By Tom Ribitzky

Until the end of May, it would have been nearly impossible to single out Trump’s most ludicrous tweet.  Each seems to eclipse the previous one in its deranged, rabble-rousing, and misleading content. But then came this line of prose: “Despite the constant negative press covfefe.”  

I think what astonished me more than this actual tweet was how initially unfazed I was when I first saw it. I don’t expect much more competence from a man like Trump than whatever it is this tweet conveys (or doesn’t). But what’s more troubling is that I’ve grown so accustomed to these kinds of linguistic errors in the classroom.

The tweet came out on May 31st, after I had concluded a year working as a Writing Across the Curriculum (WAC) Fellow. In my first training session, I learned about WAC principles: student-centered learning, low-stakes assignments, scaffolding, etc. As an exercise, we had to grade a short essay for a film class, and then compare our grades with each other. The essay turned out to be about a film no one in my training session had seen but me. I noticed that certain plot points were just incorrect. In addition, the student wrote that the story took place before the First World War (not the Second) in 1936.  Every sentence was either a run-on or a fragment. The syntax of Trump’s tweet, even “covfefe” itself, could have easily found its way into that essay without standing out.

Because of these grammar errors, as well as the inaccuracies in synopsis and historical setting, I gave this essay a D-, which I thought was generous. Everyone else in my group marked it with grades ranging from a B+ to an A+.  Their justification was that they perceived the student’s effort in the work and didn’t want to discourage them.  This could have been the work of an ESL student. Others considered grammar itself as an artificial, classist, racist, misogynistic, and xenophobic construct aimed at oppressing minorities. I was told not to “obsess” over technicalities.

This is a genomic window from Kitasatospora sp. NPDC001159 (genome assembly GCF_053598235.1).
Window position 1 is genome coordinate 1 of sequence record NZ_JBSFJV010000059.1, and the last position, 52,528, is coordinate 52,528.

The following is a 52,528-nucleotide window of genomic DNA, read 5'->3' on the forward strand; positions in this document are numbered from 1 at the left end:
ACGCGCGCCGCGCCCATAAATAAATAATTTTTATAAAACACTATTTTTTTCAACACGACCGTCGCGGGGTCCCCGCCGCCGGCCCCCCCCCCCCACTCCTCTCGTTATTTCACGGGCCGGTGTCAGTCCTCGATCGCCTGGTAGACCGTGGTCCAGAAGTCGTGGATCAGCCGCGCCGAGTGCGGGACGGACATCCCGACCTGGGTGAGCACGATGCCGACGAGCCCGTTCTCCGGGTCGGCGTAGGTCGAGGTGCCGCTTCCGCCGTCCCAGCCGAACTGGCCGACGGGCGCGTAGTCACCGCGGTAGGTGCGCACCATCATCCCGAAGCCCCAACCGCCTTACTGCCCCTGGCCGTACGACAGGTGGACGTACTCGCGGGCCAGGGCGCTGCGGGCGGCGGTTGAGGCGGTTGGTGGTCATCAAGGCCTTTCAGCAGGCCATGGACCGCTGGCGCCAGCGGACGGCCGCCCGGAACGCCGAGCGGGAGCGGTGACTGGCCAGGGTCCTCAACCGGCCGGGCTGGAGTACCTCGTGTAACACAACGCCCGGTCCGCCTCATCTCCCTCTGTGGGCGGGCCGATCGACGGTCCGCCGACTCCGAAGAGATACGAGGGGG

All of these arguments are valid. As a former ESL student myself, growing up in an immigrant household, I know what it’s like to have this struggle with language. I still make some grammar errors myself, but I’m eager to fix the mistakes once I recognize them. Whenever I finish teaching Homer’s Odyssey, I always pair it with the final pages of James Joyce’s Ulysses so that I can show students what language can achieve outside of the constraints of grammar.

A key difference between Ulysses and the essay we had to grade—or, for that matter, anything Trump writes or says—is a matter of rigor and precision. As a teacher of literature, I’m training my students to pay close attention to language so that they can communicate sophisticated thinking clearly and effectively. Grammar and diction are cornerstones of that goal. If they depart from grammar rules, I want them to do so consciously. If they are struggling, they can see me during office hours, go to The Writing Center, and check out grammar textbooks from the library. It’s tedious, yes—but necessary.  

My stance on this issue is clearly not popular.  It has even raised ire from my colleagues, but I don’t discount their objections. Who gets to decide what’s grammatically correct? Isn’t language something that is constantly changing? These are fair and necessary questions to ask, but the point is that we should be actively discussing them instead of downplaying the role of grammar altogether. It’s difficult to explain to my students how to strengthen their writing when they have no concept of the difference between a subject and a predicate. Native speakers in my classes cannot correctly identify parts of speech, let alone the passive voice. As much as grammar can and should be criticized, we mustn’t forget that it facilitates communication.  

Knowing grammar also helps students as readers, as well as writers. When I’m trying to teach students how to identify fake news stories or work that shouldn’t be cited as scholarly sources, the first red flag I tell them to watch out for is faulty grammar. But if they don’t have a strong background in grammar, how are they supposed to identify legitimate sources? Shouldn’t a college education endow our students with the tools to express themselves with precision and sophistication, to write cover letters without run-ons so that they have a chance to work at the jobs they want, and to be informed citizens who are sensitive to nuance and not easily duped?